The struggle last week to avert a government shutdown may be little more than the warm-up for a much bigger battle in coming months over raising the debt limit.
The U.S. government is projected to slam into the $14.3 trillion legal cap on government borrowing sometime this spring. As the price of their vote to allow the government to go further into debt, congressional Republicans are demanding far deeper cuts than the $38 billion they got last week in the deal to fund the government for the last six months of the 2011 fiscal year.
Failing to raise the debt ceiling would have much more dire consequences than a shutdown, with Treasury Secretary Timothy Geithner predicting last week that it would “call into question the willingness of the government of the United States to meet its obligations,” and “shake the basic foundations of the entire global financial system.”
That is why Republicans see the vote as their best chance this year to force President Barack Obama to accept dramatic reductions in the federal budget, this time perhaps measured in trillions, rather than billions.
“I can tell you this: There will not be an increase in the debt limit without something really, really big attached to it,” House Speaker John Boehner, an Ohio Republican, said at an April 9 fundraiser in Connecticut.
The Obama administration, which omitted plans for tackling the long-term deficit from its budget plan released just eight weeks ago, is now reversing course, promising to outline a plan this week for putting the government’s books in order. The president will address the nation April 13, an administration official said yesterday.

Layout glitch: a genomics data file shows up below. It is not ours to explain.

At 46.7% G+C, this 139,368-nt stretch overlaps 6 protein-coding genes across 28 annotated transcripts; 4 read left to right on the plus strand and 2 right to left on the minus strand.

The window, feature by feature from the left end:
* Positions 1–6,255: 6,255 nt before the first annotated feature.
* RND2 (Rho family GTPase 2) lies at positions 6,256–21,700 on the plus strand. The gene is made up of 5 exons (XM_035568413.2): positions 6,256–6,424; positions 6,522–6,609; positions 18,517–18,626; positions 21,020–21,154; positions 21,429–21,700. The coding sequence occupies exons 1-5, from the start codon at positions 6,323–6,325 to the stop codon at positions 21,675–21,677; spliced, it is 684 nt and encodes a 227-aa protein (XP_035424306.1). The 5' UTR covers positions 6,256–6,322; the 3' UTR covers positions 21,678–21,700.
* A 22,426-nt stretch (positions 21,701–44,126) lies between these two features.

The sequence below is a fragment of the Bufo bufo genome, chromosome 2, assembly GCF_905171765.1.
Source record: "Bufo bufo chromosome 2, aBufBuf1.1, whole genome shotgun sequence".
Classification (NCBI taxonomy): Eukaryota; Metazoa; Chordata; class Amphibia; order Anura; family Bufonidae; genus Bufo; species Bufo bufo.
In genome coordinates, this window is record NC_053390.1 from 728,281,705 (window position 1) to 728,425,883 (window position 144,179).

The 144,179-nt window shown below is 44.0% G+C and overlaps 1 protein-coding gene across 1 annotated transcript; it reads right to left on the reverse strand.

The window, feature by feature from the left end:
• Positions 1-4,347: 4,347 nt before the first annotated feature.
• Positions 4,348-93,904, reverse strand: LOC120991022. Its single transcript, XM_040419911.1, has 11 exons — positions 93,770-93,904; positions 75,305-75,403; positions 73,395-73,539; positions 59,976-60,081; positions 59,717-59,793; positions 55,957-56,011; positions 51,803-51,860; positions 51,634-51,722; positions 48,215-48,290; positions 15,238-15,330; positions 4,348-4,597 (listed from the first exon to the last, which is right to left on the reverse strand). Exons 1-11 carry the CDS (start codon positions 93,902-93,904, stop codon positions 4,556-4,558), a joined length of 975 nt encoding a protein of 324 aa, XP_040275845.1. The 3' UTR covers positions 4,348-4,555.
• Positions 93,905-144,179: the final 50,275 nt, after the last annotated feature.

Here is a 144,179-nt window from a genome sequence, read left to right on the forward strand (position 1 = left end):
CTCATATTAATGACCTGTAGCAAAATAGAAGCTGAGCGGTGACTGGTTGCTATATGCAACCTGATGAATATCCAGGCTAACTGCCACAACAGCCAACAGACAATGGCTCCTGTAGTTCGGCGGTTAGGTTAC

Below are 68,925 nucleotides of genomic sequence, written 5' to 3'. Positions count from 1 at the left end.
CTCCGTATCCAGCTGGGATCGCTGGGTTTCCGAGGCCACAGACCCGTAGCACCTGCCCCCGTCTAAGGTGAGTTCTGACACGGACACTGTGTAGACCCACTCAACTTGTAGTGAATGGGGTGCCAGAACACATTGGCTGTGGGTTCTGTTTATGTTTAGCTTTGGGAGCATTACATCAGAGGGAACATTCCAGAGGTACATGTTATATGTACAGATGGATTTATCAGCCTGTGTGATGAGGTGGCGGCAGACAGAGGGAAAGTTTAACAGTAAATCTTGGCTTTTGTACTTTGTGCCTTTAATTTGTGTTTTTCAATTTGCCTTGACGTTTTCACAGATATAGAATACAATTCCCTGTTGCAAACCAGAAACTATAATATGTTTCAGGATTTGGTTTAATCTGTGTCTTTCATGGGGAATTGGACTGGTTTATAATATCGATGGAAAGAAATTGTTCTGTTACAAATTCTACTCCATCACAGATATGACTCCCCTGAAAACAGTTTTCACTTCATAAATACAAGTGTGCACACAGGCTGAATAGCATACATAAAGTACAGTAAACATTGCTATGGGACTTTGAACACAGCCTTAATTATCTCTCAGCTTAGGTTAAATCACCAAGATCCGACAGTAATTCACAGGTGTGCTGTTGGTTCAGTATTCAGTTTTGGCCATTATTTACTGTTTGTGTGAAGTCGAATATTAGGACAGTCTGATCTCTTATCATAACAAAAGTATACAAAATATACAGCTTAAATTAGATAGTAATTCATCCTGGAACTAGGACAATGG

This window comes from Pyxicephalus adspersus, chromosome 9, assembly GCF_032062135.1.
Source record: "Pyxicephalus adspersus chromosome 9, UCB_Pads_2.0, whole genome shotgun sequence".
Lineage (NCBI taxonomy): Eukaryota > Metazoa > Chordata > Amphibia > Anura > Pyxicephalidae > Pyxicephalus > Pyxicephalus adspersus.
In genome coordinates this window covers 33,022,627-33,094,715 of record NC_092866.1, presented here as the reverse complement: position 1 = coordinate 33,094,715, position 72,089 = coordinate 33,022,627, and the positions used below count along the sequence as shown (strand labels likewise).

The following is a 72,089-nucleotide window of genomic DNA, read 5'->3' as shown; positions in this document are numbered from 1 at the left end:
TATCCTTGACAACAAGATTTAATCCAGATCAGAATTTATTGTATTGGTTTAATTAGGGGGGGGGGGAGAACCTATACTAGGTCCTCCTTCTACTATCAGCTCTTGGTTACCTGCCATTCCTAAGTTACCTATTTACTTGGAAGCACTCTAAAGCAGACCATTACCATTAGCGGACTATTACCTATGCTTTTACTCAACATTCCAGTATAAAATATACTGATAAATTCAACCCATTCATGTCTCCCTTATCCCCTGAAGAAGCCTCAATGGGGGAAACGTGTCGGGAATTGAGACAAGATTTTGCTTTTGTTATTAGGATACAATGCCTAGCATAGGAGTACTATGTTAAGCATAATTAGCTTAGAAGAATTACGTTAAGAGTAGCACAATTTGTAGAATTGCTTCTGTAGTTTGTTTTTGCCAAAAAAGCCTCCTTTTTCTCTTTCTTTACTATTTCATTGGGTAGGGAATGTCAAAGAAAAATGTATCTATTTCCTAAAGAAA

Obama will propose changes in Medicare and Medicaid as well as taxes and perhaps additional defense spending cuts, senior adviser David Plouffe said in interviews as he made the rounds of Sunday morning television talk shows in the wake of the fight over the funding for the remainder of this fiscal year.
The president will “lay out his approach this week in terms of the scale of debt reduction he thinks the country needs so we can grow economically and win the future, a balanced approach,” Plouffe said on Fox News Sunday. Obama, he said, will use a “scalpel, not a machete.”
Lawmakers can’t avoid raising the debt limit by simply cutting spending, Geithner warned last week in a letter to lawmakers. With the public debt growing by an average of $125 billion per month, Congress would have to cut $700 billion from this year alone, which would mean, for example, eliminating all discretionary spending.
Cutting that much, that soon would be a “massive shock” to the economy, Mark Zandi, chief economist at Moody’s Analytics Inc. in West Chester, Pennsylvania, said in an interview. “I don’t think there would be any question” that would tip the economy back into recession.
Lawmakers won’t have much time to work out an agreement. The government will hit the debt cap by May 16, according to the Treasury Department. After that, the government will be able use a number of accounting moves and other steps to stave off default, Treasury said, though by around July 8, it will be out of options.
Failing to raise the cap would reverberate throughout the economy, pushing up borrowing costs for the government as well as individuals and businesses, the administration says.
Congress needs to raise the limit to maintain vital services and avoid “questions about our ability to defend our national security interests,” Geithner said in his letter to lawmakers. The U.S. would face sharply higher interest rates and would have to stop or delay payments to the military, retirees and others, he said.
“Default would cause a financial crisis potentially more severe than the crisis from which we are only now starting to recover,” he said.